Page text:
Astronautical expeditions, whose centrifugal impetus is for Hans Blumenberg “a remnant of the special value assigned to the stellar reality by metaphysics” [11], show precisely that humanity could not have an experience of a return to the Earth except by leaving it. The earth in fact had always been for its inhabitants the invisible par excellence, the obvious and imperceptible condition of their existence. Yet, observed for the first time from outer space, it appeared as an island in an ocean of negativity, “as a cosmic oasis on which man lives in the midst of the disappointing celestial desert” [11]. Modernity, which began with the European ships that departed to the Conquest of the New World, was caught in a paradoxical orbit that entails, at the end of its trajectory, an unexpected geotropic inversion, a renewed sacralization of the Terrestrial. The earth has become in this perspective an ark, a vehicle of survival that is also a “de-founding experiment” [12] (p. 238). As Peter Sloterdijk points out, the concept of the ark—from the Latin arca, arcanus, closed, secret—reveals that “the artificial, sealed inner world can, under certain circumstances, become the only possible environment for its inhabitants” [12] (p. 237). European modernity is distinguished by a specific project that consists in building its own autonomous home, a home independent from any context. An absolute house, which progressively disconnects itself from the ground and the neighborhood, as it only possesses “the quantity of ground that formed part of itself”, based on a navigation system “rather than a foundation” [12] (p. 238).
Thus, the conquest of external spaces had the paradoxical result of shaping a floating interiority, a special biosphere. According to this project, for this biosphere to continue to exist, it is not enough to appropriate the Earth in its entirety, but it is also necessary to conquer every outside. Édouard Glissant writes critically in his Poetics of relation:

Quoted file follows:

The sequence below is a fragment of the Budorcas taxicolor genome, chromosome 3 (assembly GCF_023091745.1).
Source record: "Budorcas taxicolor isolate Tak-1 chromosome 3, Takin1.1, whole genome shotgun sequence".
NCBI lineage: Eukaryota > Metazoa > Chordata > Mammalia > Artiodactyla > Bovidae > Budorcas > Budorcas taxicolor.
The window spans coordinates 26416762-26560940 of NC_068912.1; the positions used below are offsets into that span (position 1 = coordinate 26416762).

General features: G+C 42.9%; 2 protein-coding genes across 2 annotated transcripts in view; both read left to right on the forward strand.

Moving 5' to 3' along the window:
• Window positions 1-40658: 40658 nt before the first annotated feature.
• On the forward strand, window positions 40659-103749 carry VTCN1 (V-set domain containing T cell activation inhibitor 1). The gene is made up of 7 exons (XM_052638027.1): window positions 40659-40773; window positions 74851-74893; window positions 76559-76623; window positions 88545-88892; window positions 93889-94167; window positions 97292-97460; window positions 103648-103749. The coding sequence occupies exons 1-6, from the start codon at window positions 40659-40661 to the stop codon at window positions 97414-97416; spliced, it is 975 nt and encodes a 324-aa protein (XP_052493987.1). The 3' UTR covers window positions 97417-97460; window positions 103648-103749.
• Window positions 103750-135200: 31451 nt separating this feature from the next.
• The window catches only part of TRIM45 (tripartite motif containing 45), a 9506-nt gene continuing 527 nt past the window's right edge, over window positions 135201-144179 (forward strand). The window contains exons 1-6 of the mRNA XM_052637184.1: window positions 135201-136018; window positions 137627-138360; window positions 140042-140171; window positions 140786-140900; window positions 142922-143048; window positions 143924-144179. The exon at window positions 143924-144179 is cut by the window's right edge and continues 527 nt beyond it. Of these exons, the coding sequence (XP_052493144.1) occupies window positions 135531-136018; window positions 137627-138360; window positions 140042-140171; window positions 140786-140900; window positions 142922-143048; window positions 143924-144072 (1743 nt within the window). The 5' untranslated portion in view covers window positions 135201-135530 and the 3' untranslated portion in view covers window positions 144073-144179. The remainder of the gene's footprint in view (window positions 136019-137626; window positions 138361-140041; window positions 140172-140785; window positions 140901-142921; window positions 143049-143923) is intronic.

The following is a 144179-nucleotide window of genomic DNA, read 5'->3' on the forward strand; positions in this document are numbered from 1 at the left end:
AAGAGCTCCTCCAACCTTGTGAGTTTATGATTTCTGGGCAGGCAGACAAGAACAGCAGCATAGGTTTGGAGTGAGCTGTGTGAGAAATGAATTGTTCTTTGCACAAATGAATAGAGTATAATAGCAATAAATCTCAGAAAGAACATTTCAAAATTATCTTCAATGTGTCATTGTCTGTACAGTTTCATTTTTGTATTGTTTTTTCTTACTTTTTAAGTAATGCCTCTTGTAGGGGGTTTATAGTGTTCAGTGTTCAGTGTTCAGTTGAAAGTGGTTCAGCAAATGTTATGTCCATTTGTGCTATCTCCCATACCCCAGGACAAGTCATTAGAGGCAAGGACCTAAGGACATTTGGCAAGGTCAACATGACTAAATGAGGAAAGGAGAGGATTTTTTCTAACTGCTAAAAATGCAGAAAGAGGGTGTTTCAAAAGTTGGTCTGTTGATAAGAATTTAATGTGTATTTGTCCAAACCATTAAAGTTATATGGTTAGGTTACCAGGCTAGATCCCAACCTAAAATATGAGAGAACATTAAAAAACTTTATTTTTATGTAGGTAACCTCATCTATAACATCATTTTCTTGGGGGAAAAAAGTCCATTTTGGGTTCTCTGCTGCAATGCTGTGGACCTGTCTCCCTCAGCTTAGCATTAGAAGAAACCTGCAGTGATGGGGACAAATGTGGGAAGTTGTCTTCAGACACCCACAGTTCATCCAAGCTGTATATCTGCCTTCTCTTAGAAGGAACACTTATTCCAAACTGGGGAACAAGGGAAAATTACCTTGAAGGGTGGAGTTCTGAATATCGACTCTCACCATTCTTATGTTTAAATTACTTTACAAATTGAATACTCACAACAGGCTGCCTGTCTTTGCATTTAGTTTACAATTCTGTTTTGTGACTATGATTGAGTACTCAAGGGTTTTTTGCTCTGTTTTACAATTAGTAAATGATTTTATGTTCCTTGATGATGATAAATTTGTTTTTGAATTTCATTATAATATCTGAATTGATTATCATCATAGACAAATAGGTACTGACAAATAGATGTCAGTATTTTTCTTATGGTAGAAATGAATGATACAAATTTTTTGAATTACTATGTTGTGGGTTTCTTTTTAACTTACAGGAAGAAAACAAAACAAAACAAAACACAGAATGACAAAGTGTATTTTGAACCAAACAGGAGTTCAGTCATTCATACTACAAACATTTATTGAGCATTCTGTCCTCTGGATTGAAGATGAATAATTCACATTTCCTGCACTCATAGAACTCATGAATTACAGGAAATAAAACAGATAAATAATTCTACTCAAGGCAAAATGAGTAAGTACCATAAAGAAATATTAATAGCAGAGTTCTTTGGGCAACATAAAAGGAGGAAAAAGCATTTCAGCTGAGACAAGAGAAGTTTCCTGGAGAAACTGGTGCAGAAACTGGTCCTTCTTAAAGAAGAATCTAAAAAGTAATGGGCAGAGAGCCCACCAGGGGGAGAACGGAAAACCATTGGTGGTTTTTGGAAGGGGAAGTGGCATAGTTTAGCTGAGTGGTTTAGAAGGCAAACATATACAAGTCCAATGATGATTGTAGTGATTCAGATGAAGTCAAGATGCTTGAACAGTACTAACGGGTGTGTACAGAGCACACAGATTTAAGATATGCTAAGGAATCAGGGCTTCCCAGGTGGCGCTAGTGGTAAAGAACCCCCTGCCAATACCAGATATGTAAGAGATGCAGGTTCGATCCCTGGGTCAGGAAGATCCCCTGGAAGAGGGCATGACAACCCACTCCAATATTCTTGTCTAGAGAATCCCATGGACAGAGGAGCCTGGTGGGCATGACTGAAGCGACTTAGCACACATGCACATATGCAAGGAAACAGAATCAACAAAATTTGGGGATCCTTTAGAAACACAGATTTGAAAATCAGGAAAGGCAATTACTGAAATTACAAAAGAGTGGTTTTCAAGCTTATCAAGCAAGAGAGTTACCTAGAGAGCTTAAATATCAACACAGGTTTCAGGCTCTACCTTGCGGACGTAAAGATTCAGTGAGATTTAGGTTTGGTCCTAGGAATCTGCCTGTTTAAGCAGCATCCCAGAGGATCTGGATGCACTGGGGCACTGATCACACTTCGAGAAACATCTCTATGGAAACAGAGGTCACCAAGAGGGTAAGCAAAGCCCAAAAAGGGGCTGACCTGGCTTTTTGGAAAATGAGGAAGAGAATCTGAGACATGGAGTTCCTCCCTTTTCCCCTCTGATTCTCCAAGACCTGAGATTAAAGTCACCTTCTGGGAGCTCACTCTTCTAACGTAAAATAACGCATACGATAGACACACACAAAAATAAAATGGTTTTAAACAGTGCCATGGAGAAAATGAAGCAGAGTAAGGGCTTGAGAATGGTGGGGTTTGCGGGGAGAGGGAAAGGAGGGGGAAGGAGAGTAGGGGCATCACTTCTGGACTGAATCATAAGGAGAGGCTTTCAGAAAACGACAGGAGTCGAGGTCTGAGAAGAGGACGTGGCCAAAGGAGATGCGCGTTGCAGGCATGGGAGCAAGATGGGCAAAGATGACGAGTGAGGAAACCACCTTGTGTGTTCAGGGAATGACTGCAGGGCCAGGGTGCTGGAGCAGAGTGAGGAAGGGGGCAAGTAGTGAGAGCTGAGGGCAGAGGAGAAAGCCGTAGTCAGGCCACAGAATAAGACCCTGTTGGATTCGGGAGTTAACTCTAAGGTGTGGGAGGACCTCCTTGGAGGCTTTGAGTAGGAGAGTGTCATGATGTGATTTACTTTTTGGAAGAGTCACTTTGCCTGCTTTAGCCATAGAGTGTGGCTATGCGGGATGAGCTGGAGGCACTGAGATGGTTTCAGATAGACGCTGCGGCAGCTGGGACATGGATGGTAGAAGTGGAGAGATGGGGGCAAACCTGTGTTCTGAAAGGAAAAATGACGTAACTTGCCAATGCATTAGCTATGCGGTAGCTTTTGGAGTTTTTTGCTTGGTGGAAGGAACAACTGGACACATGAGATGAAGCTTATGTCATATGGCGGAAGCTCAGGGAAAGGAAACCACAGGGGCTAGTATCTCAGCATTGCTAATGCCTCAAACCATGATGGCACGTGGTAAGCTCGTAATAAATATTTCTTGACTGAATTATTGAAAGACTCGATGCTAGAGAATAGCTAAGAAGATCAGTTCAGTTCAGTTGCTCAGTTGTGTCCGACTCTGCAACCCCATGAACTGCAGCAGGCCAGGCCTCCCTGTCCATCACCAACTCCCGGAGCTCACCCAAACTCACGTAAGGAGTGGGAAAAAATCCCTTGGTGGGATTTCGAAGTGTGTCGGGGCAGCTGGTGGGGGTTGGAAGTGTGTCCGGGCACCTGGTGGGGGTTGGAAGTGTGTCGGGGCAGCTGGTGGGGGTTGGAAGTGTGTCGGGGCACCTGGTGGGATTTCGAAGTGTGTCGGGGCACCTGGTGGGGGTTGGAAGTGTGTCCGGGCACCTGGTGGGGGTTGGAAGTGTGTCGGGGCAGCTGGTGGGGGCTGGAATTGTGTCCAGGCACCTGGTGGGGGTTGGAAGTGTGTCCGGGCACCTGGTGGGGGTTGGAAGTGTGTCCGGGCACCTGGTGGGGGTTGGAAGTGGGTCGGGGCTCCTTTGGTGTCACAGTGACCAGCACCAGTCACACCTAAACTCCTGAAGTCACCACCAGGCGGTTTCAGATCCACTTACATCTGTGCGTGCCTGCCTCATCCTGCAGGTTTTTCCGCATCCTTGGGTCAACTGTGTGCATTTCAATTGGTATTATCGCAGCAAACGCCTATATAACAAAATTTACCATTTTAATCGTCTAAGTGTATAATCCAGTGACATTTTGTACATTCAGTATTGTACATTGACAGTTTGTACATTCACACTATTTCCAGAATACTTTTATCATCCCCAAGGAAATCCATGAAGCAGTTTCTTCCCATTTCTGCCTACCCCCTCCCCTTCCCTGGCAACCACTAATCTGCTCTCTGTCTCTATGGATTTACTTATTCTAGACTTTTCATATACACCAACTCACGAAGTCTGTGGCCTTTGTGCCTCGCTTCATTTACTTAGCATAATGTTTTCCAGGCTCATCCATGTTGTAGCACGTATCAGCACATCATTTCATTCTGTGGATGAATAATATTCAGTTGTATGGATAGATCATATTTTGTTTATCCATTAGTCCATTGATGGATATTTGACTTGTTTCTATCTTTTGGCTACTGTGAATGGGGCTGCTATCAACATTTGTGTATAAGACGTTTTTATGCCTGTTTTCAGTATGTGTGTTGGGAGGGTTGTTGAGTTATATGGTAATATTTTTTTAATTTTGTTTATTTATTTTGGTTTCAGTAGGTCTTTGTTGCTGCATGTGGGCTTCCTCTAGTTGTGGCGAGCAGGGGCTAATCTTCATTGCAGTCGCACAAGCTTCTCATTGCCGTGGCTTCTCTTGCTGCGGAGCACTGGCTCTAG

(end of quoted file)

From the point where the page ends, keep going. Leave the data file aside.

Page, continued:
In your poetic vision a boat has no belly; a boat does not swallow up, does not devour; a boat is steered by open skies. Yet, the belly of this boat dissolves you, precipitates you into a nonworld from which you cry out. This boat is a womb, a womb abyss. […] This boat is your womb, a matrix, and yet it expels you. This boat: pregnant with as many dead as living under sentence of death.
The encompassing view of the earth from the outside, as a wandering ark, suggests the idea of complete interconnection and coexistence. However, it also generates the extreme danger of totalitarian control. Martin Heidegger, in a lecture entitled “Die Zeit des Weltbildes”, argues that the fundamental event of the Modern Age consists mainly in the conquest of the world as picture (Weltbild) and that globalization is ultimately a representational or even aesthetic project in which the world no longer appears as the open space of experience but as an object of representation, design, and project [14]. This model represents the planet as a cybernetic organism, an interconnected metabiotic constellation in which it seems no longer possible to circumscribe any separation between the personal and the common. Cause and effect, possibility and potentiality, and past and future are indefinitely integrated and disintegrated.